Defects on carbons for electrocatalytic oxygen reduction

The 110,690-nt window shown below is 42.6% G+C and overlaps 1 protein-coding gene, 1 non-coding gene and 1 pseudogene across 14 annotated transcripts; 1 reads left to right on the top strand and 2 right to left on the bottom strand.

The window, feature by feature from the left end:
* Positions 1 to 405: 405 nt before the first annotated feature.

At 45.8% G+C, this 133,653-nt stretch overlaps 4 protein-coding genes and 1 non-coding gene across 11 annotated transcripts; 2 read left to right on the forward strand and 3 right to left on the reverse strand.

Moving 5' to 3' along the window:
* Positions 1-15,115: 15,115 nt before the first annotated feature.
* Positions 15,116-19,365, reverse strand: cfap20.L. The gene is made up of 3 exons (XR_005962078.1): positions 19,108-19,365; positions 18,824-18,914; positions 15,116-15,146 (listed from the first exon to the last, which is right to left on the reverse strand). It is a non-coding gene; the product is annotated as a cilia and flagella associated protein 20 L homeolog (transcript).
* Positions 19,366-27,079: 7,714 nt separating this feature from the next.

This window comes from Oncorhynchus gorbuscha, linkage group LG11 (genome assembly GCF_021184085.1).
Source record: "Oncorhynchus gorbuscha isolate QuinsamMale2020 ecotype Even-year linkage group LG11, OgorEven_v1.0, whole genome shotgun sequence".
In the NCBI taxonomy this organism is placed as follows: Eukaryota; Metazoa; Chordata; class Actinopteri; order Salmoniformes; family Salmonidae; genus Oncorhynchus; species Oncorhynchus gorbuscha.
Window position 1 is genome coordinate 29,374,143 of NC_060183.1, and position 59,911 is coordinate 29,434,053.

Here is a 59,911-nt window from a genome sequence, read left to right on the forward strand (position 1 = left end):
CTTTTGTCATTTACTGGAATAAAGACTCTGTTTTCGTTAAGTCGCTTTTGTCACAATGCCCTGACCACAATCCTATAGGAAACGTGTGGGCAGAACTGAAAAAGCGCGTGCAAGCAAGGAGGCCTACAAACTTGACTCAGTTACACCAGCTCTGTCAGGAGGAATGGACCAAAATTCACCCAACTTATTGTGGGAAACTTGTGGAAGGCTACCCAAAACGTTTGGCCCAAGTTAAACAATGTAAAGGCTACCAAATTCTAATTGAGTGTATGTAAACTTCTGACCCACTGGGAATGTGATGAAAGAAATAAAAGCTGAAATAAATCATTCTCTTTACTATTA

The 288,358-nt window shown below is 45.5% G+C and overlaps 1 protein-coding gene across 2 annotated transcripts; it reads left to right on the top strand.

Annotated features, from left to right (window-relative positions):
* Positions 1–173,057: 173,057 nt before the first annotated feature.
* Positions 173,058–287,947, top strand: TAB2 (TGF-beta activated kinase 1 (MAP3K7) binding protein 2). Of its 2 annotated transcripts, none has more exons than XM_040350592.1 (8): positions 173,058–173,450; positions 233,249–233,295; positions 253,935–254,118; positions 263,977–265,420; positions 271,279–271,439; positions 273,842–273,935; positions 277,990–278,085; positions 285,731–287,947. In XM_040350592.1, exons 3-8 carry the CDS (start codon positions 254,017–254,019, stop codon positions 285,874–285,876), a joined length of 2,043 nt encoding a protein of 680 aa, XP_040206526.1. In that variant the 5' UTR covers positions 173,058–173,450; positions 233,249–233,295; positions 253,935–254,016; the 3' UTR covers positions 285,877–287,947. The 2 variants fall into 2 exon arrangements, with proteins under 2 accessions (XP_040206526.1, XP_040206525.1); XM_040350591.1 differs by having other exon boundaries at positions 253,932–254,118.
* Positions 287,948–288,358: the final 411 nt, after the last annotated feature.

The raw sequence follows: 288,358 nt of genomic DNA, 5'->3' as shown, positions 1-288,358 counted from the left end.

The exploration of highly active and durable cathodic oxygen reduction reaction (ORR) catalysts with economical production costs is still the bottleneck to realize the large-scale commercialization of fuel cells. In recent years, remarkable progress has been achieved in fabricating effective non-precious metal based ORR catalysts. In particular, modified carbon materials have aroused extensive research interest because of their excellent performance and low cost. In this review, we present an overview on recent advancements in developing defective carbon based materials for catalyzing the ORR. In particular, three general kinds of defective carbon electrocatalysts will be summarized. They are non-metal induced defective carbons (modified by heteroatoms), intrinsic defective carbons (defects created by a physical or chemical method), and atomic metal species induced/coordinated defective carbons (metal-macrocycle complexes with different coordination environments). The common configurations of various defective carbons will be discussed, with typical examples on recently developed both metal-free and precious/non-precious metal species coordinated carbons. Finally, the future research directions of the defective carbon materials are proposed. The newly established defect promoted catalysis mechanism will be beneficial for the design and fabrication of highly effective electrocatalysts for practical energy storage and conversion applications.